If the sheriff cannot determine the property boundaries, then the sheriff will back away and tell you both that this is a "civil matter," and you'll have to work out your differences in court. Law enforcement cannot enforce a criminal trespass claim without clear boundaries (which means surveyor marks). A sheriff's deputy is not a surveyor, and the sherrif won't hire one to resolve the dispute.
The no trespassing signs will not matter, because you can claim that all of the tress are on your side of the boundary line, and there will be no means of determining differently.
In the worst case, the sherrif would tell you that you can''t remove any of the trees, because no boundary is apparent. If that happens, then you will have to hire a surveyor to plainly mark the boundaries. Then you can remove the trees as I previously described, and/or sue the neighbor for damages and/or an injunction for the nuisance.
You can sue in small claims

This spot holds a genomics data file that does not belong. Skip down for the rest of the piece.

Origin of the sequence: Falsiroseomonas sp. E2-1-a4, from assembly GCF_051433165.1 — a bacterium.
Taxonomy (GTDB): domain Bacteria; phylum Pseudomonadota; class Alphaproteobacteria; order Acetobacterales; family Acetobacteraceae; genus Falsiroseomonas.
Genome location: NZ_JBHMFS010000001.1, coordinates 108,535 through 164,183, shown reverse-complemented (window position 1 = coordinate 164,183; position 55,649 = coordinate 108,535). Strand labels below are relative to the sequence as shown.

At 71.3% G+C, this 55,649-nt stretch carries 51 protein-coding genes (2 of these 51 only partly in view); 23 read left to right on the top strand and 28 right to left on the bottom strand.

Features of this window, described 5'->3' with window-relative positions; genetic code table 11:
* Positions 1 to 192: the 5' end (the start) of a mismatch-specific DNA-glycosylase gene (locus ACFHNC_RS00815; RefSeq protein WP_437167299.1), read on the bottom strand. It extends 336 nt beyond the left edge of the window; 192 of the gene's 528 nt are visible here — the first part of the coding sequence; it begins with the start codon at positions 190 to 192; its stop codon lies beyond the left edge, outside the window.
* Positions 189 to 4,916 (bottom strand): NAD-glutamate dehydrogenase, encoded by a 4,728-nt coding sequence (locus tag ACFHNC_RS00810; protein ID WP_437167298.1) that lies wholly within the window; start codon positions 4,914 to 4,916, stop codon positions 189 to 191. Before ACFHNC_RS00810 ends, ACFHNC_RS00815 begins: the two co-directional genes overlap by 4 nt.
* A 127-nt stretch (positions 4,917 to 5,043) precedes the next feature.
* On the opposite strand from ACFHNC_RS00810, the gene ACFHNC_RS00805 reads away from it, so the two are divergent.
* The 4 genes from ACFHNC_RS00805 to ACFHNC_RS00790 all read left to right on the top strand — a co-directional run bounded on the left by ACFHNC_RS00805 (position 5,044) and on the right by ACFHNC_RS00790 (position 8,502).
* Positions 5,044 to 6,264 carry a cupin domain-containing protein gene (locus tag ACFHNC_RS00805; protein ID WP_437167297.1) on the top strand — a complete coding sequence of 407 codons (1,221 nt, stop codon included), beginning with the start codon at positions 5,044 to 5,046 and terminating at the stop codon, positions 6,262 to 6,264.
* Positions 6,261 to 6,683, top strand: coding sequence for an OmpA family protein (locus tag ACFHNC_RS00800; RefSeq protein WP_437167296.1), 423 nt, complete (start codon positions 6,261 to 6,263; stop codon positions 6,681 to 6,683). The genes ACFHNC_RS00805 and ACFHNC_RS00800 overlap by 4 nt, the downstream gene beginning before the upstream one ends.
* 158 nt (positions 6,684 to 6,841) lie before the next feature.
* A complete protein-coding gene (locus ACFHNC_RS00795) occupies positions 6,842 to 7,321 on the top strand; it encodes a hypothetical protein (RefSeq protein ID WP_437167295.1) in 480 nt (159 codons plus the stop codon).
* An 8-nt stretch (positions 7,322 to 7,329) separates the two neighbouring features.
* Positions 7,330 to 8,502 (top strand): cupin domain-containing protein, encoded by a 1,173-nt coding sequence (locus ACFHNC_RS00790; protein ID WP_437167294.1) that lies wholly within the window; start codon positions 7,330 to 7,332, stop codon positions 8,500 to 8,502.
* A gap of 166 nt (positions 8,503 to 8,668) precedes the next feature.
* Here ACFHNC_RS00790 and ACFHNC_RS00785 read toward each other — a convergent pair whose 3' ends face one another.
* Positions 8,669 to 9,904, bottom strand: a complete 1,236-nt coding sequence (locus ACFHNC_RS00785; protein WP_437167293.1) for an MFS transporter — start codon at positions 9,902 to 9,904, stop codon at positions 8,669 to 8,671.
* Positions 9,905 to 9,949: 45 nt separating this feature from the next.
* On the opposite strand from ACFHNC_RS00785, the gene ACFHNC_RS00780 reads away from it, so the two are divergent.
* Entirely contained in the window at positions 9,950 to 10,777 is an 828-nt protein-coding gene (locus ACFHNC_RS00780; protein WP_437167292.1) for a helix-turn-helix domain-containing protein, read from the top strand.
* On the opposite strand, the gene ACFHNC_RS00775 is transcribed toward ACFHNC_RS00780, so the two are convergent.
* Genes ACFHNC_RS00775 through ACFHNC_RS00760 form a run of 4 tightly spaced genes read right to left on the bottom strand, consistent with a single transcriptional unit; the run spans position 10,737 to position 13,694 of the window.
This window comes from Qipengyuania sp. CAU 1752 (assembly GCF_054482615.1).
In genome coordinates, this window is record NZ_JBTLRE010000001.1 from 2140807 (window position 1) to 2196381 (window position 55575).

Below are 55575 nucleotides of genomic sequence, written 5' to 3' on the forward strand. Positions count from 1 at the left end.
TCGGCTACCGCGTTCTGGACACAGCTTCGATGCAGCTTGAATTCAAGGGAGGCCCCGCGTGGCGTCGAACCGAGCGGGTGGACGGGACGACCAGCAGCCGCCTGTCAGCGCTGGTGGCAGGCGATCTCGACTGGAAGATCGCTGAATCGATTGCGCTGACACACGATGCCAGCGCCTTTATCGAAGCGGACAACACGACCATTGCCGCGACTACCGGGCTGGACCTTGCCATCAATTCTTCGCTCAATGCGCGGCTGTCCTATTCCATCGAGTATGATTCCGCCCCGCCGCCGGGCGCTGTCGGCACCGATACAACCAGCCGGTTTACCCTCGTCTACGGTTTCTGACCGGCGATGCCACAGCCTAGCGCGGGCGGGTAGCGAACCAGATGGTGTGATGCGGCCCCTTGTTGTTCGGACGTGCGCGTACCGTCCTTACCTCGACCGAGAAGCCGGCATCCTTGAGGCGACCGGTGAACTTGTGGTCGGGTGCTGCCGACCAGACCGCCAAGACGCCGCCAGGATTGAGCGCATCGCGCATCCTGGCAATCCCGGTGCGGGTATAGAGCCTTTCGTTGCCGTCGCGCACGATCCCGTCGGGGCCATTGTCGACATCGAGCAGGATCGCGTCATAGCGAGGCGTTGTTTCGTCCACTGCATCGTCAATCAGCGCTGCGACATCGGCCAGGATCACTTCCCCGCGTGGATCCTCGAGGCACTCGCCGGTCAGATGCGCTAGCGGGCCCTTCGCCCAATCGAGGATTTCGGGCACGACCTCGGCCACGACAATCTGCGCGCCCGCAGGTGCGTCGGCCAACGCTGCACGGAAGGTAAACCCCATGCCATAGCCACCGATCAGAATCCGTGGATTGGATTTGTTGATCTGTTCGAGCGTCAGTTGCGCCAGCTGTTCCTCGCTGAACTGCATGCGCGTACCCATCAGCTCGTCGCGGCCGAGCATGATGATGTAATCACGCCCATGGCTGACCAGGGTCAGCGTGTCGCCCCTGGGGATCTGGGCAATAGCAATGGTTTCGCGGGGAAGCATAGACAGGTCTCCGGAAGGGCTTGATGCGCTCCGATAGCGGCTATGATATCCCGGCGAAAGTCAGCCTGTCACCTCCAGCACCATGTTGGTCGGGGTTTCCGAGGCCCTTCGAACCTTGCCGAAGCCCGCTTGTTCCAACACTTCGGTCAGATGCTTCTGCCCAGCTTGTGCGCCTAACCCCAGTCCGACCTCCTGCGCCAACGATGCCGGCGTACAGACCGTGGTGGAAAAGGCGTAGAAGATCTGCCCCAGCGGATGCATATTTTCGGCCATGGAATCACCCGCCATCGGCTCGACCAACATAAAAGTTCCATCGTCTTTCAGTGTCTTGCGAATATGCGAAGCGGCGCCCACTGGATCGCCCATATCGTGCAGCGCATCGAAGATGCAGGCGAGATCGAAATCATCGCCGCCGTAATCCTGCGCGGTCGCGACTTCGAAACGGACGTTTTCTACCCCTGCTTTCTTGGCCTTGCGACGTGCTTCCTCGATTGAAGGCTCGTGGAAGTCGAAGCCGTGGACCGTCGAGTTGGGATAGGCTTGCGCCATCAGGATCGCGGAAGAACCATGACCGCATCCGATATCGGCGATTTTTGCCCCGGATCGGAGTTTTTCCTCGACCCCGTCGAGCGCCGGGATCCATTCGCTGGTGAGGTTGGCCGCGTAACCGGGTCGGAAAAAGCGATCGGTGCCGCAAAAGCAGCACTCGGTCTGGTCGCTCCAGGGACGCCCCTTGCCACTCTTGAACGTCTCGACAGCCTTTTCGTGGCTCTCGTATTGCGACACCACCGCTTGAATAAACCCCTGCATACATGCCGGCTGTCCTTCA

, without a lawyer, only for money, and only up to $5,000. If you win, that ought to be sufficient leverage to permit you to get the neighbor to remove the trees. If you sue in regular civil court, then you can get an order to remove the trees, but it could cost you a lot of legal expenses to do so. The neighbor would have similar expenses, which hopefully would stimulate a settlement.
The final recourse would be that if the neighbor shows signs of mental illness when the sheriff is present, then the sheriff may just take the neighbor into protective custody for observation -- or contact Adult Protective Services to determine if the neighbor needs to be placed in a nursing home.
Which would solve all your problems.
Those are the possibilities. Hope this helps.